11 August 2020
I have to feel sorry for Dr. Anthony Fauci. He has received several death threats and had to hire security for his family. So have other disease experts and the simple reason is that their science conflicts with the political worldview of some politicians and their supporters. The science does not care about your political party, it cares about what you can test and what you can show. If your argument fails when tested, then it is wrong, no matter how much you want it to be true. You have two choices, be wrong or adjust your worldview to the scientific facts. Smart people adjust their worldview.
Unfortunately, Dr. Fauci is far from first. Any scientist who does climate research can tell you they’ve been enduring this for years and perhaps no scientist has had it worse than Dr. Michael Mann at Penn. State University. Mann’s “hockey stick graph” is now one of the most famous science images ever and while it has been shown to be good science over and over, he still gets threats on an almost daily basis. Mann has written an essay for Newsweek today and he does not pull any punches.
I wonder if there has ever been a time in U.S. history where science and those who do it have been so threatened by those who find it inconvenient to their worldview. It’s downright scary, but make no mistake, science is based on testable experiments that are published for all to check and failed experiments are tossed aside, even if the idea is one you really want to be true. The perfect example is Hydroxychloroquine. Experiments show conclusively that it doesn’t work on Covid19, and 100-year-old germ theory shows that large crowds without precautions will lead to the rapid spread of the Covid19 virus.
A Georgia school board ignored the latter and found out the hard way last week, and there are still millions in this country trying to get a prescription for Hydroxychloroquine from doctors who are rightly telling them NO. Science always wins because it is a rational search for the truth and while it is often a road with curves, it is self-correcting. Perhaps we have this problem today because we are failing to teach students what science is and how it works.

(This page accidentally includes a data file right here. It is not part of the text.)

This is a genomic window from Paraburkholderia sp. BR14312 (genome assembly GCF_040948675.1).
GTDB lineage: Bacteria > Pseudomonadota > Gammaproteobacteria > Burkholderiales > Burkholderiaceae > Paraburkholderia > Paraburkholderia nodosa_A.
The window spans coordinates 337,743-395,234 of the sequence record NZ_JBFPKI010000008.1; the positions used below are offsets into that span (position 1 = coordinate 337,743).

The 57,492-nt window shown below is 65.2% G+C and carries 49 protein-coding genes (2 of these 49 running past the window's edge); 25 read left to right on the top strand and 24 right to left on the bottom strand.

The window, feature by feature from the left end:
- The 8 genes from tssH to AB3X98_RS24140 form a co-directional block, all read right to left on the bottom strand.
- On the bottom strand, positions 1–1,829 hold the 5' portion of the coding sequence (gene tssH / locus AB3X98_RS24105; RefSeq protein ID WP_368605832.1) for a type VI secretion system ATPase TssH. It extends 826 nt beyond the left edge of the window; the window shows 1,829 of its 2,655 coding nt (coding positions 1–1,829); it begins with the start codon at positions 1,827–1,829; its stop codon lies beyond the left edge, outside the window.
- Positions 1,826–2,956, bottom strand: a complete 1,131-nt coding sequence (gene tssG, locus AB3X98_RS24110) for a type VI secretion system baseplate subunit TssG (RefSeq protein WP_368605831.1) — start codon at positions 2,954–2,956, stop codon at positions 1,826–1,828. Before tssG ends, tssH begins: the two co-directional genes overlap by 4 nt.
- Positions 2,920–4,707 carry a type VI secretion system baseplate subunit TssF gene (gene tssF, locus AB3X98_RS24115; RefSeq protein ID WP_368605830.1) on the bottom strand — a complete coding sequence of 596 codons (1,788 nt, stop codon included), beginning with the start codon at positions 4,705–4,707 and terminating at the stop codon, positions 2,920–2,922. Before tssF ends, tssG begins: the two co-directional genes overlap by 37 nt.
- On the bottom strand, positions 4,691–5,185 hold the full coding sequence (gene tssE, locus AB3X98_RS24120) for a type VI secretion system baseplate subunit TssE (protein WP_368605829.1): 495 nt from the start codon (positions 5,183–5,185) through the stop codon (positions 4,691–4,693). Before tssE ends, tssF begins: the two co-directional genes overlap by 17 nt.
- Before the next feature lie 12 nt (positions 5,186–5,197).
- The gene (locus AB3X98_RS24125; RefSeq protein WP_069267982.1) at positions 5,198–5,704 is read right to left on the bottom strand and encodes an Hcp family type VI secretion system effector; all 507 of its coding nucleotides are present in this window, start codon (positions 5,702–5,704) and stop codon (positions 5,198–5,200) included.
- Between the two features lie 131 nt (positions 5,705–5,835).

Science will win in the end. It always has, and if it not we will enter a new dark age as the enlightenment fades from history.
While these times are indeed alarming for those of us who believe and live in a fact-based world, it would not be a surprise to Carl Sagan. The renowned astronomer predicted these times over 25 years ago. In his book The Demon-Haunted World, he lays it out clearly and it is eerily prescient in this hot August of 2020:
Science is more than a body of knowledge; it is a way of thinking. I have a foreboding of an America in my children’s or grandchildren’s time — when the United States is a service and information economy; when nearly all the key manufacturing industries have slipped away to other countries; when awesome technological powers are in the hands of a very few, and no one representing the public interest can even grasp the issues; when the people have lost the ability to set their own agendas or knowledgeably question those in authority; when, clutching our crystals and nervously consulting our horoscopes, our critical faculties in decline, unable to distinguish between what feels good and what’s true, we slide, almost without noticing, back into superstition and darkness.
It was your children’s time Carl, not your grandchildren’s. We do not yet know how it will turn out, but the consequences of not teaching the public what science is have brought us to this cliff. We may be headed for a new dark age. To paraphrase the Duke of Wellington after the Battle of Waterloo- “it will be a near rum thing”.